Do Your Products at Home Remove the Coronavirus?

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The novel Coronavirus has taken over the world this year and many people are out buying all the cleaners, sanitizers, and disinfectants they can to help prevent the spread of this unpredictable virus. As we purchase what we can, have you thought about what the difference is between a cleaning product, sanitizing product, or a disinfectant? By definition the difference is this:

Cleaner

It is a product that removes heavy soils and proteins from the surface.

Cleaners only remove the dirt you see from the surface. There could be bacteria and viruses leftover since the product is not made to reduce harmful pathogens.

What is a Pathogen?

“A pathogen or infectious agent is a biological agent that causes disease or illness to its host.” –Science Daily

Sanitizer

A sanitizing product is to be used after a cleaner and sanitizes certain bacteria away.

Disinfectant

A disinfectant is also to be used after a cleaner and it is used to control (remove) a virus.

If you are looking for products that remove/control viruses, like the coronavirus, use disinfectants. Sanitizers are also important and should be used as well to remove harmful bacteria and cleaners are important to make sure the sanitizers and disinfectants work properly.

The United States Environmental Protection Agency (EPA) tests products against their strict guidelines to see if they fit certain categories. Products used to kill viruses and bacteria on surfaces are registered as antimicrobial pesticides according to the EPA. Sanitizers and disinfectants are two types of antimicrobial pesticides (EPA.com). The hand sanitizers, antiseptic washes, and antibacterial soaps people use are regulated by the Food and Drug Administration (FDA) not the EPA.

The FDA recommends following the guidelines the Centers for Disease Control and Prevention (CDC) recommends for use of hand sanitizers. The CDC recommends consumers use an alcohol-based hand sanitizer that contains at least 60% alcohol (FDA.gov). Alcohol-based hand sanitizers can inactivate many types of microbes when used correctly.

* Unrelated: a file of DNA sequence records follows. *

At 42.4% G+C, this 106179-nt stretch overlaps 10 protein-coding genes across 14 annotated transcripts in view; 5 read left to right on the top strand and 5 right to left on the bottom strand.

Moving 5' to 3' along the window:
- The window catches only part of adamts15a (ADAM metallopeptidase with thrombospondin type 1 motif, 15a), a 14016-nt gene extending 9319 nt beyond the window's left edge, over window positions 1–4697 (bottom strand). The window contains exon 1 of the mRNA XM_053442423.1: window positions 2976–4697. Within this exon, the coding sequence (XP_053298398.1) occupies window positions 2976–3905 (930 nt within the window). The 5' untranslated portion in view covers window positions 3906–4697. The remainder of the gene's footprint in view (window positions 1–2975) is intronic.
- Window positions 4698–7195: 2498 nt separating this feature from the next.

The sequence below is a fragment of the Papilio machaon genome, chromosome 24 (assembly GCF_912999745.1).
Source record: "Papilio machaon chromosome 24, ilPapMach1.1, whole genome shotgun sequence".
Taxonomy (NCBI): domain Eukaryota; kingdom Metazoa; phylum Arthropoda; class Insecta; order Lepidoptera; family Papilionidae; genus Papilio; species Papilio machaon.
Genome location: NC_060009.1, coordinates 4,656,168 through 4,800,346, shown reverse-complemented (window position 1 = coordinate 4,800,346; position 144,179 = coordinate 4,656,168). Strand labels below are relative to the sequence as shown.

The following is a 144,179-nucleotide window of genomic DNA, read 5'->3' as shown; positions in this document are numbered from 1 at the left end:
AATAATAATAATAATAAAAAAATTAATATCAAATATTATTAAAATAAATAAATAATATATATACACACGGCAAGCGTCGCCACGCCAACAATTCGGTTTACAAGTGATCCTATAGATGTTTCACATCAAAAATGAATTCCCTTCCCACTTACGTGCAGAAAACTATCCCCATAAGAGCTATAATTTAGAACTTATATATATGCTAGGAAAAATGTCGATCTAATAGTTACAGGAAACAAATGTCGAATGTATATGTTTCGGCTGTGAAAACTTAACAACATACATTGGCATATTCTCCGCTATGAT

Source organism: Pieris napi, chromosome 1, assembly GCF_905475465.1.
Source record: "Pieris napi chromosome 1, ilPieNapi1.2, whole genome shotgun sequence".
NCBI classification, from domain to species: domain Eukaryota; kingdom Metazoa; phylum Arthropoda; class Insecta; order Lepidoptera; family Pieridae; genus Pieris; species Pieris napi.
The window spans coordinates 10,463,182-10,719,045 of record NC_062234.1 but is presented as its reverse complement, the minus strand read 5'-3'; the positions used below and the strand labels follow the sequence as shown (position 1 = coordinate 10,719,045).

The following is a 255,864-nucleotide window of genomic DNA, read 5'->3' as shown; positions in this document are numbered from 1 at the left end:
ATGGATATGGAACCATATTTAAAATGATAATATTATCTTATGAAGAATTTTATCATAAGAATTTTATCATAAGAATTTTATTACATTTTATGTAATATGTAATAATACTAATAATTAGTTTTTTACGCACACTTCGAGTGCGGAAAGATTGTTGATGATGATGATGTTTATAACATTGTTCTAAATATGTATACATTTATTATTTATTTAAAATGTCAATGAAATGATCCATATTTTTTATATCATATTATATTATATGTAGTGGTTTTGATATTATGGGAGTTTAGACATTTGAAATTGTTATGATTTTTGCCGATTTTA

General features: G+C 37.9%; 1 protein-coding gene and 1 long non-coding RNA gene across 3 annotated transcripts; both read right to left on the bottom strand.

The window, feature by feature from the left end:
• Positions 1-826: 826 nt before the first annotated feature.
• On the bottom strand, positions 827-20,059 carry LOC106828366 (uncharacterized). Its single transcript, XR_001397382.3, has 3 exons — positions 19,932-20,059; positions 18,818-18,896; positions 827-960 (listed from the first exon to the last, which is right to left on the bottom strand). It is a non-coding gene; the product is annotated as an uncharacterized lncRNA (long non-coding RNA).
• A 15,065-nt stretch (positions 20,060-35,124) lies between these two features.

What is a microbe?

“Microbes are tiny living things that are found all around us and are too small to be seen by the naked eye. They live in water, soil, and in the air. Some microbes make us sick; others are important for our health. The most common types are bacteria, viruses, and fungi.” – National Center for Biotechnology Information (NCBI)

How do Pathogens and Microbes Relate?

“Microbes that have the potential to cause disease (such as a virus (cold)) are called pathogens.” – Microbiology Society

 

 

 

 

 

 

 

 

To correctly use hand sanitizer you must apply the amount suggested on the product label and then rub the product all over the surfaces of your hands until your hands are dry again (CDC).

When using hand sanitizer, you must make sure your hands are not dirty or greasy. Since hand sanitizer does not clean your hands, the effectiveness of sanitizers lowers as it merely reduces the growth of germs instead of killing them. The CDC talks about the science behind hand sanitizer and when to use it here “Show Me the Science – When & How to Use Hand Sanitizer in Community Settings”. If you want to see frequently asked questions to the FDA regarding COVID-19 check out their page here “COVID-19 Frequently Asked Questions”. That page also gives you access to more articles related to COVID-19 such as Hand sanitizers and COVID-19 FAQs, FAQs on ventilators, Food safety, and COVID-19 FAQs, and many more.

Going back to disinfectants, did you know that the EPA has created a list of products that kills the Coronavirus? You can also check the product you are currently using in their system to see if it does the job you want it to. When looking for your product first locate the EPA product number on the back of your product and then search that number in the list’s database. If nothing shows up, then the product your using is not as effective against COVID-19. For example, Crickler uses Diversey Virex® II 256 One-Step Disinfectant Cleaner and on the back of that product, it says, “EPA Reg. No. 70627-24”. If you look that number up on List N you will see the product on it! Check out the list here “List N: Disinfectants for use Against SARS-CoV-2 (COVID-19)”. Along with finding the right disinfectant for the job, make sure you are following the specified instructions for that product. Here is a simple 6 step process the EPA recommends for safe and effective disinfectant use.

At Crickler Vending we ensure our associates and clients are safe by following the CDC guidelines and using disinfectants that are EPA List N approved. We encourage our customers to reach out to us if they have any concerns regarding our sanitation processes and we will be happy to discuss that with them. We want to make sure our customers feel safe in their own breakroom while also keeping our associates safe.

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